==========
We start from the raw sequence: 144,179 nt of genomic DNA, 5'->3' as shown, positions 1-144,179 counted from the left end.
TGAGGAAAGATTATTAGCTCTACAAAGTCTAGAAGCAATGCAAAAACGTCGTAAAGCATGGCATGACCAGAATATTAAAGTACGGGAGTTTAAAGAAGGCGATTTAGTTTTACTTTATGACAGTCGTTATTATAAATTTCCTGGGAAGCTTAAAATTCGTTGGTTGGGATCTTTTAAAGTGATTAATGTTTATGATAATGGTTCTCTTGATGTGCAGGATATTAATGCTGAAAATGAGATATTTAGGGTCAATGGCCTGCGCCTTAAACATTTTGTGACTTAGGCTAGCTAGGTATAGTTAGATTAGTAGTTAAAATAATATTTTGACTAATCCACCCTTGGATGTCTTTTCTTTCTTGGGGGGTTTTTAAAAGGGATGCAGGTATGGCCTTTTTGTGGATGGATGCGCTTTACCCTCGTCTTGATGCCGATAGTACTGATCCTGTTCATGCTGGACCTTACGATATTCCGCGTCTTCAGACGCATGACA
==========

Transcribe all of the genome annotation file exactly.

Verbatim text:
We start from the raw sequence: 144,179 nt of genomic DNA, 5'->3' as shown, positions 1-144,179 counted from the left end.
TGAGGAAAGATTATTAGCTCTACAAAGTCTAGAAGCAATGCAAAAACGTCGTAAAGCATGGCATGACCAGAATATTAAAGTACGGGAGTTTAAAGAAGGCGATTTAGTTTTACTTTATGACAGTCGTTATTATAAATTTCCTGGGAAGCTTAAAATTCGTTGGTTGGGATCTTTTAAAGTGATTAATGTTTATGATAATGGTTCTCTTGATGTGCAGGATATTAATGCTGAAAATGAGATATTTAGGGTCAATGGCCTGCGCCTTAAACATTTTGTGACTTAGGCTAGCTAGGTATAGTTAGATTAGTAGTTAAAATAATATTTTGACTAATCCACCCTTGGATGTCTTTTCTTTCTTGGGGGGTTTTTAAAAGGGATGCAGGTATGGCCTTTTTGTGGATGGATGCGCTTTACCCTCGTCTTGATGCCGATAGTACTGATCCTGTTCATGCTGGACCTTACGATATTCCGCGTCTTCAGACGCATGACA